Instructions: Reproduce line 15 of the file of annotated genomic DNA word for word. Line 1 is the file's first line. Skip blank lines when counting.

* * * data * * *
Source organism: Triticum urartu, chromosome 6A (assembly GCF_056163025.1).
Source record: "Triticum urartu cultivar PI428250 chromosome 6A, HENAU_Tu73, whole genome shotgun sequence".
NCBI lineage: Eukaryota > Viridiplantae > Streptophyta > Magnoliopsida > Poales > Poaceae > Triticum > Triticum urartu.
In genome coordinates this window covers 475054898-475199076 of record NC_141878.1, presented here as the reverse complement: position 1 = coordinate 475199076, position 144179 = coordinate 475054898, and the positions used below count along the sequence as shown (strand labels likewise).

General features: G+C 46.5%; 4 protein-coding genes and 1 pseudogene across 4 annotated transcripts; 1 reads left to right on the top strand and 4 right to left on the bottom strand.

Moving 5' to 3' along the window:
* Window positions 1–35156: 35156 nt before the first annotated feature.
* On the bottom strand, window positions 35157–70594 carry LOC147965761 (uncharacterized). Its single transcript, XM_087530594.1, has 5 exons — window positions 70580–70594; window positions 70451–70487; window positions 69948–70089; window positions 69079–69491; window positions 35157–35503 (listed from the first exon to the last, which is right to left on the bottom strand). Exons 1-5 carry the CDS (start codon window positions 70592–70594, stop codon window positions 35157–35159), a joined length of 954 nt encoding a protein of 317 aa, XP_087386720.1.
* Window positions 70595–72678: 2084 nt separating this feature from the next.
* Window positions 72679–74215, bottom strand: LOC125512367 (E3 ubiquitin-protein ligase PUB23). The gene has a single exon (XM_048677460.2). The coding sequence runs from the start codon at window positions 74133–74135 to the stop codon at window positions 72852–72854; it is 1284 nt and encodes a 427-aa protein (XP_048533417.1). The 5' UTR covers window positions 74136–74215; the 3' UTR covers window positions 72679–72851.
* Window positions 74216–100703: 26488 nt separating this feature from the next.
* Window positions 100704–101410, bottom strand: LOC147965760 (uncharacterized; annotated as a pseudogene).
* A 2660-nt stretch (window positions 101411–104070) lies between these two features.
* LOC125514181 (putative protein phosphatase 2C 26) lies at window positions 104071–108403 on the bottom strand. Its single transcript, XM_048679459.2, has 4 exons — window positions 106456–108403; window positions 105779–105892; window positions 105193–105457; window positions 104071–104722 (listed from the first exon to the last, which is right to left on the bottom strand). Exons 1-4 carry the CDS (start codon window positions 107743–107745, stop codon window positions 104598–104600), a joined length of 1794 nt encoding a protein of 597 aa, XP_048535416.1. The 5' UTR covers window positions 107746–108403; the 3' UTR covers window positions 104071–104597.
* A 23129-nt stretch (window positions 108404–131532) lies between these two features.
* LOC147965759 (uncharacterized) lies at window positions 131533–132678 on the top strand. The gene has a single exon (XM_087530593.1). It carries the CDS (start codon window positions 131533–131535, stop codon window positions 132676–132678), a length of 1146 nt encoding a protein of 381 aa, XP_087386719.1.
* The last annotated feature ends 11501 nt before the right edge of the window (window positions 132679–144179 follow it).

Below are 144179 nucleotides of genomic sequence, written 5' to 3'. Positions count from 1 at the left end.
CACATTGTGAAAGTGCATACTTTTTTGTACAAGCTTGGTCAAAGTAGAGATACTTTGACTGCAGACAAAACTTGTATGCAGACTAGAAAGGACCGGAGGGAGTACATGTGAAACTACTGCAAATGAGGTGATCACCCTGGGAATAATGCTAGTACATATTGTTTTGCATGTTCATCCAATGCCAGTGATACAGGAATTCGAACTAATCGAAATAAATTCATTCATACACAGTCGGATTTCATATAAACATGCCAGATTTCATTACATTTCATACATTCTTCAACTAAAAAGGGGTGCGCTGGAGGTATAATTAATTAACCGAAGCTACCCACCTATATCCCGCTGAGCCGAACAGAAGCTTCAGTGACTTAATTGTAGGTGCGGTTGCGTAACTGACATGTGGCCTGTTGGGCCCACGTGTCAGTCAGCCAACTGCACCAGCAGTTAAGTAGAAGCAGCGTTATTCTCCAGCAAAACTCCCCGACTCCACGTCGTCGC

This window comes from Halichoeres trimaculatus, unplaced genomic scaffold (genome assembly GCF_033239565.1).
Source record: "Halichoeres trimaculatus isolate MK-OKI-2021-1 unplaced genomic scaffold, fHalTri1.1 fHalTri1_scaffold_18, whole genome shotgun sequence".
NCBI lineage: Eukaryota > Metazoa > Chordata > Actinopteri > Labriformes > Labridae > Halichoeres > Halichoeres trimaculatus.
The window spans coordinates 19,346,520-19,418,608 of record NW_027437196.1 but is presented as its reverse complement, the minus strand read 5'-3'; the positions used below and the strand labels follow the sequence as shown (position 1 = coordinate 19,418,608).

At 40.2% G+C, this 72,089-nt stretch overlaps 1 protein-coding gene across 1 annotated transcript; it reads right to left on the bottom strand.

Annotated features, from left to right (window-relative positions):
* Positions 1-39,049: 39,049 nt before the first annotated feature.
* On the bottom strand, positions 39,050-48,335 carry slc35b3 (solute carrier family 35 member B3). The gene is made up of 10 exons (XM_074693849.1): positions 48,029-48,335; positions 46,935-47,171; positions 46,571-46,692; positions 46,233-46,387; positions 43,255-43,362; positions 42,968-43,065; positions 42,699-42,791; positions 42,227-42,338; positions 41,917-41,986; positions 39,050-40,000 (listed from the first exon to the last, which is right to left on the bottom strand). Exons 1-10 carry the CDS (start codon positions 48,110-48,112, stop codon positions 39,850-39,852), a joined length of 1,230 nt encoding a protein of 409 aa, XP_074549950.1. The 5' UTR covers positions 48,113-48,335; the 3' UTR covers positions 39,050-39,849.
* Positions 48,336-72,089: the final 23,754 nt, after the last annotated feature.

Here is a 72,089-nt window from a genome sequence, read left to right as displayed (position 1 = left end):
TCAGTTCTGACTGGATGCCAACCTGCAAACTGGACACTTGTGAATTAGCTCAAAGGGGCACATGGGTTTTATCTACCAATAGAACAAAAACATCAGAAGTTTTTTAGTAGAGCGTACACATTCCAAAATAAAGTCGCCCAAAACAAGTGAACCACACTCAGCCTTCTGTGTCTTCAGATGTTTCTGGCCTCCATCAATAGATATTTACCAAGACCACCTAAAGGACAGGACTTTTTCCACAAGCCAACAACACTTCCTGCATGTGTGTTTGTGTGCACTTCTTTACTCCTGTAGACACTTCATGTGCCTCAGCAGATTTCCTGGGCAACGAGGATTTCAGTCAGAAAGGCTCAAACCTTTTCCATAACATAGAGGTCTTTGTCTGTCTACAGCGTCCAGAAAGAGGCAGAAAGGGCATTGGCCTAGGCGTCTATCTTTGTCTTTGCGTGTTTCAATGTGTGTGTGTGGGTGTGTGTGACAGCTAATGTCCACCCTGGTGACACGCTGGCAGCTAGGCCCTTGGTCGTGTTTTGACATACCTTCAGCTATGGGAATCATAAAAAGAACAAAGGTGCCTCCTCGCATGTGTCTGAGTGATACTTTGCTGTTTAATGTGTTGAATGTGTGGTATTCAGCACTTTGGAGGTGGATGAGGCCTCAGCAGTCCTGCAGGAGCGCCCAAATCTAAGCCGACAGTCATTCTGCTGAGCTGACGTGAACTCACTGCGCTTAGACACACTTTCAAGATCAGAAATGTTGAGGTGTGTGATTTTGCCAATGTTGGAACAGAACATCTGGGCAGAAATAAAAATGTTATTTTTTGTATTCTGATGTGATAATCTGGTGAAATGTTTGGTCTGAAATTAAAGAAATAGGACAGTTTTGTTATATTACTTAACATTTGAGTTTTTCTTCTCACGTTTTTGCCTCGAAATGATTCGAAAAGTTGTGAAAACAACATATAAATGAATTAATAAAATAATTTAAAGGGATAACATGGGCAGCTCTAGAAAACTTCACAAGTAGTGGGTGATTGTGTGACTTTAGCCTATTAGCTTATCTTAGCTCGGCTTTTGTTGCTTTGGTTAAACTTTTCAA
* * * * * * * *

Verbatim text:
* A 23129-nt stretch (window positions 108404–131532) lies between these two features.